Clad in a form-fitting white slip, she rises from bed, her hair a Sydney Guilaroff–designed fright wig. Out of cigs, she digs in the ashtray for a spurned butt and lights it, inhaling greedily. She picks up a discarded bottle of champagne and guzzles the flat dregs. Beginning to relax, she patrols the elegant Fifth Avenue apartment she is obviously only a guest in. But when she finds a wad of cash on the nighttable next to the bed, she glares in cold fury. She drops the money on the vanity table, picks up a lipstick and scrawls the words “No Sale” on the mirror in a defiant shade of hot pink. Her dress on the floor in tatters, she grabs a fur from the closet, throws it on and slams out the door. Meet Gloria Wandrous, the role that won Elizabeth Taylor her very first Oscar.
Elizabeth hated making BUtterfield 8 (1960), but she’s damn good in it as the conflicted call girl in love with cold fish Laurence Harvey. It’s a sordid soap opera, served up in glossy Metro-Goldwyn Mayer style, a perfect Sunday afternoon, on-the-couch-eating-a-pint-or-two-of-Haagen Dazs movie.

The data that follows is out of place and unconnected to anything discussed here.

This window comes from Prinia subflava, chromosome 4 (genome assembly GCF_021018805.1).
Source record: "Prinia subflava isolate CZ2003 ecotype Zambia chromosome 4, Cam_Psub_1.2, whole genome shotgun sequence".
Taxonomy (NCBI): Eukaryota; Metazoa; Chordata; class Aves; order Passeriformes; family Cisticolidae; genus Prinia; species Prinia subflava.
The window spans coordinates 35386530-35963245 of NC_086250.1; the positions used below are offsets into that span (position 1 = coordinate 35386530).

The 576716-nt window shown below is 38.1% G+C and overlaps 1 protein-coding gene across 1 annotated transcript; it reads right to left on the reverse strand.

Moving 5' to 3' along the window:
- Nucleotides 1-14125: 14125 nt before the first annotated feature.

Taylor had been nominated as Best Actress the preceding three years, for her turn as doomed Southern belle Susannah in Raintree County (1957), her tour de force as Maggie in Cat on a Hot Tin Roof (1958) and her complex role as amnesiac trauma survivor Catherine Holly in Suddenly Last Summer (1959). Elizabeth would have deserved the prize for any one of those performances.
No one thought she would win for Gloria Wandrous, least of all Taylor herself, but when the actress contracted a virus and almost died of pneumonia during the Academy voting process, she won the sympathy vote. She barely survived her illness, having to undergo a tracheotomy to do so, and she was frail and vulnerable the night she accepted her Oscar, then-husband (and Butterfield costar) Eddie Fisher by her side.
Deserved or not, this would only be the first Oscar win for a legendary actress who possessed at least as much talent and spirit as she did alluring beauty.